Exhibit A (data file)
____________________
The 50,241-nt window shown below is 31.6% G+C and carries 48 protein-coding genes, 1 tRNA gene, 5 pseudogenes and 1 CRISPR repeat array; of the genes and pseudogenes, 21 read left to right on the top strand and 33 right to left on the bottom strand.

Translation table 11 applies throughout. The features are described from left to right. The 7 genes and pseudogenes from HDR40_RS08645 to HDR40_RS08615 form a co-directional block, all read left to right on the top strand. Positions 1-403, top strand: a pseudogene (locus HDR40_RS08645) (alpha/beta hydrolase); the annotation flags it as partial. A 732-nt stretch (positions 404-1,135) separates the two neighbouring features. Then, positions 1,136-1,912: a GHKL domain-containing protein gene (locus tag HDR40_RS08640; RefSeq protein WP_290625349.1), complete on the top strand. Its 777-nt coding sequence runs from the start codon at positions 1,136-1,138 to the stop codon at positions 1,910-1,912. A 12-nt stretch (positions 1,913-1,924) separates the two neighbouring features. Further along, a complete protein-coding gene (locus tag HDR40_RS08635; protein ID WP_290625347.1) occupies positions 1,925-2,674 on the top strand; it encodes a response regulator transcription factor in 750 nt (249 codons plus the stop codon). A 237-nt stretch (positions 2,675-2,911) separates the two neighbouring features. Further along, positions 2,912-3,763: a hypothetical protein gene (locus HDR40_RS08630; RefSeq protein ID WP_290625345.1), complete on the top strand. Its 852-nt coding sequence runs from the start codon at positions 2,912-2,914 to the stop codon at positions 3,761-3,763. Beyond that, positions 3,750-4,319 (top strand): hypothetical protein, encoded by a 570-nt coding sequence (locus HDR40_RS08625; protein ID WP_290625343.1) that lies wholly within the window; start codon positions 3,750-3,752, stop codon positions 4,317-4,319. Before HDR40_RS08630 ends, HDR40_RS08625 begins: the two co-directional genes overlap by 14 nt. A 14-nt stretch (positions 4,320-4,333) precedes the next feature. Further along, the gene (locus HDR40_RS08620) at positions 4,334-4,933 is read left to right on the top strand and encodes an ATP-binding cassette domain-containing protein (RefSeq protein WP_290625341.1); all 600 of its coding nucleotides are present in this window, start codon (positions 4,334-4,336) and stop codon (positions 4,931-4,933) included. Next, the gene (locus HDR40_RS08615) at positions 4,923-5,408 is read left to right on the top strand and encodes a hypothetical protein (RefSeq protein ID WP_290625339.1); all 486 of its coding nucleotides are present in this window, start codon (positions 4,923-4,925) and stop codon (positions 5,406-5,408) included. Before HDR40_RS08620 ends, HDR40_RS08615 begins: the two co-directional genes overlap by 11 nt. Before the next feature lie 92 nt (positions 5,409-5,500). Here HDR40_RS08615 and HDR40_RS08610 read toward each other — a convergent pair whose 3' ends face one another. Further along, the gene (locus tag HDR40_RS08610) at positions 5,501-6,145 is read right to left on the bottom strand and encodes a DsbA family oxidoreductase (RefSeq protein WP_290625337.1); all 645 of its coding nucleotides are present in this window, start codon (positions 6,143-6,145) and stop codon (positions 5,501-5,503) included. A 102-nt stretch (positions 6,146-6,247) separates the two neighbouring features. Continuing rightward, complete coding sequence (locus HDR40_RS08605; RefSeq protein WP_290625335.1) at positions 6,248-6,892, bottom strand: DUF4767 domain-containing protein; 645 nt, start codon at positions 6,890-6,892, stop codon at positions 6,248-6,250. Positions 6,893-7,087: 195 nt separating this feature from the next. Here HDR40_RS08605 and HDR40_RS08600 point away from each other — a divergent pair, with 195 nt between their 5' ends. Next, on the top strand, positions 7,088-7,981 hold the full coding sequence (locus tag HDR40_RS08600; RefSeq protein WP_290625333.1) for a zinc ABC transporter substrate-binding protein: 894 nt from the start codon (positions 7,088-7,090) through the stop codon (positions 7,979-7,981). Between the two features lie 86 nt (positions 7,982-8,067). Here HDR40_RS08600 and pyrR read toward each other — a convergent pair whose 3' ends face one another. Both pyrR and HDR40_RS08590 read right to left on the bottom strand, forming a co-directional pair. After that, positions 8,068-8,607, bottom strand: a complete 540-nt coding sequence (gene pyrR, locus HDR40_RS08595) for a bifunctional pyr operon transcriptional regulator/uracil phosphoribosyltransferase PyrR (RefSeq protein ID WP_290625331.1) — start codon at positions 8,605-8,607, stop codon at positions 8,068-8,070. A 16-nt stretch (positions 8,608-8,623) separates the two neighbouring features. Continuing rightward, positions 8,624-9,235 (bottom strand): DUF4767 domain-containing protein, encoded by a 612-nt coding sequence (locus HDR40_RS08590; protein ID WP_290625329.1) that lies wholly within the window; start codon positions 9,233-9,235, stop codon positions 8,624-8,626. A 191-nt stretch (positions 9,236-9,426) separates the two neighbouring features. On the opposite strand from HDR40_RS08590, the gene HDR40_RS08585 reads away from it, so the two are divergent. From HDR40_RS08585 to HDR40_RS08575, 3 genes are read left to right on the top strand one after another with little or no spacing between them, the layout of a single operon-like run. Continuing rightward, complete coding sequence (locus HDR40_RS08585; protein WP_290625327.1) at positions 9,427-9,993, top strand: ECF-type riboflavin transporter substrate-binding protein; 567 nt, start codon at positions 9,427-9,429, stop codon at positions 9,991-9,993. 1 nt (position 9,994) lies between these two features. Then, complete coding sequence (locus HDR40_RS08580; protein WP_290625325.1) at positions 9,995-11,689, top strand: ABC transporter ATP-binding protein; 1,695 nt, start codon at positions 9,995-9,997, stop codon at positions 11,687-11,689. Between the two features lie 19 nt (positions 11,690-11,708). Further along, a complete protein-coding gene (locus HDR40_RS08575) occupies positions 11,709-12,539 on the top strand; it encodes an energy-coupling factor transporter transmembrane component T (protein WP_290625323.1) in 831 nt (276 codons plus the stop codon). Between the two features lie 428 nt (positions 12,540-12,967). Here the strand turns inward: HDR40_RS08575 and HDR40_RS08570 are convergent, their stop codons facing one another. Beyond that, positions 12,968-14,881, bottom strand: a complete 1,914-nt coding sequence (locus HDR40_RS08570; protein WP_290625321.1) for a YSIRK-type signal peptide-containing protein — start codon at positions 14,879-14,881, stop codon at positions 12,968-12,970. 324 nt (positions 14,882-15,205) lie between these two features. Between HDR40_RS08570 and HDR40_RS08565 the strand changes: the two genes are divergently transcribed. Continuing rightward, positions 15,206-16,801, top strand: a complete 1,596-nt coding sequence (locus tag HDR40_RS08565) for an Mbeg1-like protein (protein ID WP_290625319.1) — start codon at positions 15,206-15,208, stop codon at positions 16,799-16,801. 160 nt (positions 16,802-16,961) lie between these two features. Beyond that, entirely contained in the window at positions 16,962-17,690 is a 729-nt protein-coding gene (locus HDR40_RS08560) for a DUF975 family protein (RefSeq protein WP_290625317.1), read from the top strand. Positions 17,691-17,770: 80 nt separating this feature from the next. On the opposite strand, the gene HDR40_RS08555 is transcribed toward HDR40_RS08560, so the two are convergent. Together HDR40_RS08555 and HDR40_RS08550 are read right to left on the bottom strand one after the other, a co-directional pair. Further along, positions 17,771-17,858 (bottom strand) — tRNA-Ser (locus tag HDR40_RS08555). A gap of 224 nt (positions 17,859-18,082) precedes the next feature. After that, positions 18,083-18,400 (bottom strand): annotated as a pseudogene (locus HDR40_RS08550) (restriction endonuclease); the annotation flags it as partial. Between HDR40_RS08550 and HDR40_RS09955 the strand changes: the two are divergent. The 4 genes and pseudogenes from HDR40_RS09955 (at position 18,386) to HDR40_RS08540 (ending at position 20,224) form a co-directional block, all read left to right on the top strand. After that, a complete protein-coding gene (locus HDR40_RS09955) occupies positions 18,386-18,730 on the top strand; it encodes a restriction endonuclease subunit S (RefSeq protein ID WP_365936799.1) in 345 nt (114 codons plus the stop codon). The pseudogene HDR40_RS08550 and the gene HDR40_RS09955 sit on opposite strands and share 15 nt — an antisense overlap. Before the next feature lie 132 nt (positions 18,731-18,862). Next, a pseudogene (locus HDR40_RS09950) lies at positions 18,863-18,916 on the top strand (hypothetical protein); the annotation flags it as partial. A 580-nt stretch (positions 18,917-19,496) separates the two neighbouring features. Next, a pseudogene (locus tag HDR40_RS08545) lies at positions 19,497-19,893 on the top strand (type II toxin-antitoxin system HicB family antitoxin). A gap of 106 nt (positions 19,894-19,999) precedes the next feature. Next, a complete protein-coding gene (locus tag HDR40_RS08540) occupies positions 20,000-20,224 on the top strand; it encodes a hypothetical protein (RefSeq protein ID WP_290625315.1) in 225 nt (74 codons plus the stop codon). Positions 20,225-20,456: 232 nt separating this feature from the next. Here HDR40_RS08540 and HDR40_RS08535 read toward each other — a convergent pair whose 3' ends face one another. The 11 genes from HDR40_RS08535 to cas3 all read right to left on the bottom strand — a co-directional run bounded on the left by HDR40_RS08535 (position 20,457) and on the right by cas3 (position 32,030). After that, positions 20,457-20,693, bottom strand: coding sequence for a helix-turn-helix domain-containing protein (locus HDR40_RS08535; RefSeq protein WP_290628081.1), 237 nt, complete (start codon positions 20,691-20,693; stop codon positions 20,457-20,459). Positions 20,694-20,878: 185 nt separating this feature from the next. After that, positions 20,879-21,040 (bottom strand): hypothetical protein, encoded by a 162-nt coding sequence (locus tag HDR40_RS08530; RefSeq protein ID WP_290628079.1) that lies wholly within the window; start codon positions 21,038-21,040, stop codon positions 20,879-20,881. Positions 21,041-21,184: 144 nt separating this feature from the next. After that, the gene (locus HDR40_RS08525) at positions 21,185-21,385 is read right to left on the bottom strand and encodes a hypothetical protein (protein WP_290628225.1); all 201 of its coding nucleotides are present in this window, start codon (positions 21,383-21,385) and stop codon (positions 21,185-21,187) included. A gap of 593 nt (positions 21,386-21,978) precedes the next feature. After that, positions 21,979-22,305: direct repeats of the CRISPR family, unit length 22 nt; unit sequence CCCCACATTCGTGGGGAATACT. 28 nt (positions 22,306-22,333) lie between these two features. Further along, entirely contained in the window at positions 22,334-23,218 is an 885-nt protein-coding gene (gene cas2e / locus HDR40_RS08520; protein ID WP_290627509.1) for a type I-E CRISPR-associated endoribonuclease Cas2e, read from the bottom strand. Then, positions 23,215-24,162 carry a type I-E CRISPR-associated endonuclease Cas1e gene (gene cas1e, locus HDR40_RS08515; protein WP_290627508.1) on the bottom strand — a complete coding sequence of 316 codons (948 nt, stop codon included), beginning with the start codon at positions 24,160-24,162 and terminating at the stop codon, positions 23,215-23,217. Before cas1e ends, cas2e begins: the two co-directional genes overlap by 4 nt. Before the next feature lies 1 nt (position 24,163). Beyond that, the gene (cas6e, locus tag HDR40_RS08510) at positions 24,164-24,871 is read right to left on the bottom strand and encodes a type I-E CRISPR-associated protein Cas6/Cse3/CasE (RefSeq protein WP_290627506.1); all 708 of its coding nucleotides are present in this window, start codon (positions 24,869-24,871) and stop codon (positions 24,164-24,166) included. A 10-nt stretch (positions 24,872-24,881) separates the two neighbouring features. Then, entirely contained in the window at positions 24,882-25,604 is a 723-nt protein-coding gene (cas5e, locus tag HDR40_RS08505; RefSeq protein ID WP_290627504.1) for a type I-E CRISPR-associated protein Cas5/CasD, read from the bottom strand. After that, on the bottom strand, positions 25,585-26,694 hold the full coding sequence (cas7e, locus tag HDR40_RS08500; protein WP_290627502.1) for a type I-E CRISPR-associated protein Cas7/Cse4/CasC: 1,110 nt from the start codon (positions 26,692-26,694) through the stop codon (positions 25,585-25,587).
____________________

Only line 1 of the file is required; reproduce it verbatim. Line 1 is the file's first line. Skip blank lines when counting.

The 50,241-nt window shown below is 31.6% G+C and carries 48 protein-coding genes, 1 tRNA gene, 5 pseudogenes and 1 CRISPR repeat array; of the genes and pseudogenes, 21 read left to right on the top strand and 33 right to left on the bottom strand.